Randoms of the day

Bruce Charlton argues that PC (i.e. progressivism) is not a descendant of any form of Christianity. I won’t be persuaded – even a little bit – until he tackles Moldbug’s favorite primary source. Could there be a more pure expression of progressivism as a form of Christianity?

Vox finds a great comment:

In reality, the natural state of mankind is a mother and her children (as the feminists claim). The family, instead, is the natural state of civilization. The monogamous marriage of patriarchal control and exclusive sexual access guarantees each man a woman and thus gives him a stake in the civilization around him. This reduces one major source of conflict and allows men to cooperate more easily. In fact, this exclusive sexual access is a hallmark feature of Western Civilization and a major reason why it surged ahead against the various polygamous societies of Africa and the Middle East.

Chuck on brawls.

Sometimes Matthew Yglesias expresses the absurdity of progressivism in shockingly sincere ways. Here he discussing the unemployed:

Does anyone seriously deny that there’s something these people could be doing that would be more useful than being unemployed? Now ask yourself this. Suppose you had more money. Would you buy more goods and services? I would. And if more people were buying more goods and services, then wouldn’t firms need to hire more people to provide those goods and services? I don’t see any way around it. So why not put some money into people’s hands so they can go out and buy more goods and services? Maybe you think we can’t do that because “the money has to come from somewhere.” But it doesn’t. It’s fiat currency, we can just make more.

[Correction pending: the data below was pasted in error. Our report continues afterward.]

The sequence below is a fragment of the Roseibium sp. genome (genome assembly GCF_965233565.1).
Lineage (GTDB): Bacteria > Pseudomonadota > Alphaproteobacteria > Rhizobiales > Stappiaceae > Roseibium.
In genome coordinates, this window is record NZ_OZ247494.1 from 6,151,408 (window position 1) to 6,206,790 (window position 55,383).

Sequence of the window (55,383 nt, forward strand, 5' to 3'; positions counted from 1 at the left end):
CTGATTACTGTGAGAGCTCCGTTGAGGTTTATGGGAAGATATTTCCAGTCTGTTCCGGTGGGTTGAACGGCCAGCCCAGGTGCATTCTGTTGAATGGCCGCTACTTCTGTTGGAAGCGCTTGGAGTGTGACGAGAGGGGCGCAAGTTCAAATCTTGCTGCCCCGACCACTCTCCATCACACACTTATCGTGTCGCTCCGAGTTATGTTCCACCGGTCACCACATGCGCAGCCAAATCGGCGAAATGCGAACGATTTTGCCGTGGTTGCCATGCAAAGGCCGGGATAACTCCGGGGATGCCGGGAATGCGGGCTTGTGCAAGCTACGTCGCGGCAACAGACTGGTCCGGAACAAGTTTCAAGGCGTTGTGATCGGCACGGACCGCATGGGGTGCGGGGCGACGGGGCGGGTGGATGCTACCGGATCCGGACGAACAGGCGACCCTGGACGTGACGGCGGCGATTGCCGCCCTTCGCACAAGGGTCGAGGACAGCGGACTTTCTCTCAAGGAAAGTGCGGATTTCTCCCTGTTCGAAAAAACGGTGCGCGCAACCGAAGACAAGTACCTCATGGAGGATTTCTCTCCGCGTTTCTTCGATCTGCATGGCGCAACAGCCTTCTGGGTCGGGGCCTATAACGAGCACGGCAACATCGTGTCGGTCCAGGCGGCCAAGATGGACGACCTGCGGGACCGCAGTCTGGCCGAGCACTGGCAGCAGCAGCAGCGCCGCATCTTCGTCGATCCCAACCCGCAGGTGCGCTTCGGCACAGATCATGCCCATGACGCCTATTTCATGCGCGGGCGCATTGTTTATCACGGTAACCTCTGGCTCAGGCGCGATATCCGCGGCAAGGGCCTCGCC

He recognizes that this might cause inflation, but he doesn’t recognize any other side effects. One envisages the creation of a Democratic army, being paid to get poor people to vote or something. One further envisages the creation of a vast army of dependents becoming ever more dependent. In other words a continuation of the FDR strategy for getting Democrats elected.

Laura Wood is reading Ian Fletcher’s Free Trade Doesn’t Work. I’ll be reading that soon.

Isegoria links to a positive review of Modern Family. I’m not sure I agree. The men are portrayed much too negatively (and the women too positively) for my tastes.

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31 Responses to Randoms of the day

  1. Kalim Kassam says:

    I think you’ve mischaracterized Charlton’s assertion.

    For more context see this comment thread.

    As I read him, he’s *not* denying that political correctness descended from or was fostered by “any form of Christianity”. He is no doubt familiar with Malvern etc from reading Moldbug’s blogs and other sources and will not deny that proto-PC was developed by soi-disant Christians and incubated in their institutions. I don’t fully understand his claim, but what he’s denying is that PC fits the description “Christian heresy.” He also claims that PC’s Christian descent is historically contingent. I don’t think we can understand what he’s saying if we don’t recognize that Charlton has a definition of Christianity different from the descriptive: “what people who call themselves Christian believe.”

  2. Bruce Charlton says:

    Thanks to KK for help in explaining myself – you do a better job of it than I do!

    Christianity is 2000 years old, and it wasn’t until 1942 (the Time article your reference) or maybe 1965, or maybe 1700 – or perhaps the Reformation; or (as I would say) until the schizm between Eastern and Western Catholic churches… that there was any sign of even proto-PC in the Christian world.

    That leaves anything from 1000 years to 1900 years during which Christianity was much stronger than it is now, and this devout Christianity was not-at-all PC.

    Early signs of PC were mere glimmers, like Aquinas favouring a kind of ‘constitutional monarchy’ which was an unstable stage on the path to democracy – and proto-PC only became really obvious with the pacifism (and abolitionism) of non-conformists such as English Quakers in the late 1700s.

    (Remember my reference point for the most devout Christian society was the Byzantine Empire, which was not-a-bit PC – if it had been, it would have lasted only 1000 hours, rather than 1000 years.)

    I will get back to this on my blog, by trying to make clearer (including clearer to myself) what I think is the (non-Christian) basis of PC.